From the Naked Eye to DNA, Part Two

Document Examination Beyond Handwriting

By By James D. Cooner, CFE, and Harry Coleman

Modern document examiners not only determine authorship and authenticity but they use the latest technology to detect changes, resurrect evidence, recover entire documents, and analyze DNA. 

This article is the second and final part of a series on forensic document evidence, which can be found in virtually every fraud investigation. Adapted from a presentation at the ACFE's 13th Annual Fraud Conference, the authors developed it in close cooperation with the Miami-Dade (Florida) Police Department Crime Laboratory. - ed. 

In the January/February issue, we discussed traditional questioned document examinations including methods of handling documentary evidence and selecting a qualified document examiner. Modern document examiners have broad abilities beyond the traditional authorship and authenticity determinations. They can, for example:

  • detect alterations, erasures, and obliterations;
  • resurrect evidence deteriorated by fading or decomposition; and
  • recover entire documents, or portions of documents, from underlying pages, which were present when the original document was written.

Document examiners use such equipment as the Video Spectral Comparator, Raman Spectral Comparator, and Electrostatic Detection Apparatus.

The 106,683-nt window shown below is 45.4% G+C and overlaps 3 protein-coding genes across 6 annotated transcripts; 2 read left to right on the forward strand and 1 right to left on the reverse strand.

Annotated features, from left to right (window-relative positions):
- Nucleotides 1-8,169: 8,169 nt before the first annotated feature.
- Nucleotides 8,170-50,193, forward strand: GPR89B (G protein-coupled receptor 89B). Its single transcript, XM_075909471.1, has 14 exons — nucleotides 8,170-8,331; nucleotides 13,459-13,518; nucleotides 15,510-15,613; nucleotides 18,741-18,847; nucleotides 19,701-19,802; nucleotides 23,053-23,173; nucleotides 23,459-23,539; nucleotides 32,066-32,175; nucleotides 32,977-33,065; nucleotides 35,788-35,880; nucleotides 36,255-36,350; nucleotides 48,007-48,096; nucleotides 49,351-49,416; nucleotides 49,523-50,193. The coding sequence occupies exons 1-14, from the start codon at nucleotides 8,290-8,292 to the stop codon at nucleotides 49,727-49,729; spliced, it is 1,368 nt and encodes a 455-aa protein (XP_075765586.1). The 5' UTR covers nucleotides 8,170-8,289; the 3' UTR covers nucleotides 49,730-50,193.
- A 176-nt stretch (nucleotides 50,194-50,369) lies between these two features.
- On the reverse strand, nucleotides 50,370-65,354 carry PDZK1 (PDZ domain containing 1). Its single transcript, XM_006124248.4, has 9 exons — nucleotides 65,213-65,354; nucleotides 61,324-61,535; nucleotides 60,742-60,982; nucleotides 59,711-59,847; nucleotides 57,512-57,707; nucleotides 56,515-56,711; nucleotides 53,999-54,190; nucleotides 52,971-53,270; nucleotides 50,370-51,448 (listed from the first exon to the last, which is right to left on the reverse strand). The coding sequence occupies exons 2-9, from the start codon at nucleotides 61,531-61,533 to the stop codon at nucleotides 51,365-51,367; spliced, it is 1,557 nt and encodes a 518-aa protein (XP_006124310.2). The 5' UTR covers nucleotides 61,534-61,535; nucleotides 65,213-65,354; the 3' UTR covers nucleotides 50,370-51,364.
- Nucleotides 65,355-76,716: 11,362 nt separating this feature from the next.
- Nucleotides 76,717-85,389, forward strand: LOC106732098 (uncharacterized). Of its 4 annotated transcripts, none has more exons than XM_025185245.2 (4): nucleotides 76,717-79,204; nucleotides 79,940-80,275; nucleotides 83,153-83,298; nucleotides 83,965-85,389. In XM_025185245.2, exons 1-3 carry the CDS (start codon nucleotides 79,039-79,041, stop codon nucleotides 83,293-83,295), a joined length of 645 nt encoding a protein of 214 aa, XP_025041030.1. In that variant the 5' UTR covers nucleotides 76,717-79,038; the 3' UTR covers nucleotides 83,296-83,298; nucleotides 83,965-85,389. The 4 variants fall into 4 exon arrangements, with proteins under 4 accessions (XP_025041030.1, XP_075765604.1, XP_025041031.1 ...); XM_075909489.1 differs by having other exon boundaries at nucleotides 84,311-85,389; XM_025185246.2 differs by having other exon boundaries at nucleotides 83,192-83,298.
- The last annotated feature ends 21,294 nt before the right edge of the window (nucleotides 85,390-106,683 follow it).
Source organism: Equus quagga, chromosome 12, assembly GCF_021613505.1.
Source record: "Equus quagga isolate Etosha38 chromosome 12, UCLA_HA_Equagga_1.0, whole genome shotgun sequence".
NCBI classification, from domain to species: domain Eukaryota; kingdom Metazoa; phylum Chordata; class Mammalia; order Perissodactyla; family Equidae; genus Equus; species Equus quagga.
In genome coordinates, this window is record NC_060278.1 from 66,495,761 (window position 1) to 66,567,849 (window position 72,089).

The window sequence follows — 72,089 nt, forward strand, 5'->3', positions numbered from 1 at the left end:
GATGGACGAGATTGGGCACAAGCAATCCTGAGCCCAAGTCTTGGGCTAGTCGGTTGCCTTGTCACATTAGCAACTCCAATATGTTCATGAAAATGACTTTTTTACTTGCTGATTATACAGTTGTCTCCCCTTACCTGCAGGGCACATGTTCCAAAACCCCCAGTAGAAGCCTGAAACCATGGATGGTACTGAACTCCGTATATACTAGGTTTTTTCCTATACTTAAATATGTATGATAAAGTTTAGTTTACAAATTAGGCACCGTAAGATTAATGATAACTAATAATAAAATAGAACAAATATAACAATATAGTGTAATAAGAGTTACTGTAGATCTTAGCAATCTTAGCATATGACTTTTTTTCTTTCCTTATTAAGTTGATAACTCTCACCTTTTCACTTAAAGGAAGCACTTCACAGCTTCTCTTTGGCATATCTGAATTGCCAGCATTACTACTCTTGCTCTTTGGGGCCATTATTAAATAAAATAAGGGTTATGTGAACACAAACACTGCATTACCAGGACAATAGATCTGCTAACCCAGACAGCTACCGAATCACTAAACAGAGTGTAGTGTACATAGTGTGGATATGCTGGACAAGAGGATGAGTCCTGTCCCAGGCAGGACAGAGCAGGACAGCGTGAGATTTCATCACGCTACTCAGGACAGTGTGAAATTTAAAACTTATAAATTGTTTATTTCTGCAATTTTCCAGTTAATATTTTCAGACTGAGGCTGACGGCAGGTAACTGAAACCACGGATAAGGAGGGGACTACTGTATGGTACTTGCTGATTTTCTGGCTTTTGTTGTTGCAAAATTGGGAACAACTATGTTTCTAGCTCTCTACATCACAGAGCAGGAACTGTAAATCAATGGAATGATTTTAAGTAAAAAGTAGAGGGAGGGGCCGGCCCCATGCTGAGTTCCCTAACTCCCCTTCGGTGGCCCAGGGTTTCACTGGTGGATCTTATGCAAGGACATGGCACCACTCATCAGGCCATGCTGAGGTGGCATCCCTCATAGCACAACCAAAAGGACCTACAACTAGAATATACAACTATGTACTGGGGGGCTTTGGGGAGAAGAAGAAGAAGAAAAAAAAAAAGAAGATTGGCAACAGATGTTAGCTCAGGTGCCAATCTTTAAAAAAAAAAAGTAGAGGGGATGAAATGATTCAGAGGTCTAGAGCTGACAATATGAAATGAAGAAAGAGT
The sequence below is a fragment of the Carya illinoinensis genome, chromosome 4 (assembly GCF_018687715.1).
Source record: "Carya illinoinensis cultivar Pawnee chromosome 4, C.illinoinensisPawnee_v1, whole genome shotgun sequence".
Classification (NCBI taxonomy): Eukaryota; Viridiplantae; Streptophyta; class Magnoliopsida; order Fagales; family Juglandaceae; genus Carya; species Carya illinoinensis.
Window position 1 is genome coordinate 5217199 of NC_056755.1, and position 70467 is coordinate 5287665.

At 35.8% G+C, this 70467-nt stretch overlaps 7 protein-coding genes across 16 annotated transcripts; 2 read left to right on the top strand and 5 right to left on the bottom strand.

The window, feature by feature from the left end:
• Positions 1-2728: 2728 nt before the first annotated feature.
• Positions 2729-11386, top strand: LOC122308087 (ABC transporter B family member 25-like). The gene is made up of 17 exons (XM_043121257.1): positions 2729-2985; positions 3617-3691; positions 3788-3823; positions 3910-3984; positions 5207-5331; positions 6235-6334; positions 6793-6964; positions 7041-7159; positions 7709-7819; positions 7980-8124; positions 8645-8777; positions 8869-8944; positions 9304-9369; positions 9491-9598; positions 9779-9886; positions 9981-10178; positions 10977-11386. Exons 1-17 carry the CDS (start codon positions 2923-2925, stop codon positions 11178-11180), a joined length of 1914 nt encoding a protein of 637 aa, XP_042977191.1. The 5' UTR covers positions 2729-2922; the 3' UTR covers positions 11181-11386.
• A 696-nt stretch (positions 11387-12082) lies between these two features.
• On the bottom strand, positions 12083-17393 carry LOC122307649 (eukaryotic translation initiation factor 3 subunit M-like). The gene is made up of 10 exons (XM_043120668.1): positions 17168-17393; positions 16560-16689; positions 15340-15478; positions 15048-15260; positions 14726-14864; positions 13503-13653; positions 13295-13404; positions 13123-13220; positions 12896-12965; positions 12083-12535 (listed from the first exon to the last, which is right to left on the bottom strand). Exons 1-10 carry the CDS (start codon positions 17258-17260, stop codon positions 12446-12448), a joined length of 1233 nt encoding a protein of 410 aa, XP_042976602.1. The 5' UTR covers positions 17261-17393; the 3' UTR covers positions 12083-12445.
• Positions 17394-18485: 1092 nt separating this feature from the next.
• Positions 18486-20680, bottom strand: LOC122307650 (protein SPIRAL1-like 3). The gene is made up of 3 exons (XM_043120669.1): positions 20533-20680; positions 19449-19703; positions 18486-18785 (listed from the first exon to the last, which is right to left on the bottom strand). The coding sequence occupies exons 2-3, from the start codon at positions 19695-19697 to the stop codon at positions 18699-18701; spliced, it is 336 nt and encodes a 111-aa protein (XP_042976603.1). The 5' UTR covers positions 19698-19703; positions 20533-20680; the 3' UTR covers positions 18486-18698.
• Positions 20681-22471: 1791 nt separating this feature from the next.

Video Spectral Comparator  

Ink fluoresces under certain ranges of light, which are invisible to the naked eye. The Video Spectral Comparator (VSC) uses filters to vary the light bombarding the document. The document is viewed through a camera and computer monitor. As the wavelength of the light is varied, the picture changes.

When a subject makes an alteration on a document he often uses a different pen from his original writing. Varying inks may appear to be the same color to the naked eye or even under magnification. But they will fluoresce differently and reveal two writing samples made with two different pens at two different times.

Fluorescence is also used to detect deteriorated, obscure, indecipherable, or invisible evidence. In one landmark case, the Miami-Dade Police Department Crime Laboratory was able to recover a telephone number written on a murder victim's palm. (See Exhibits 1 and 2.) The number could not be read with the naked eye or with magnification, but it fluoresced under the VSC. When investigators went to the address to which the number was traced, the murderer opened the door and confessed.

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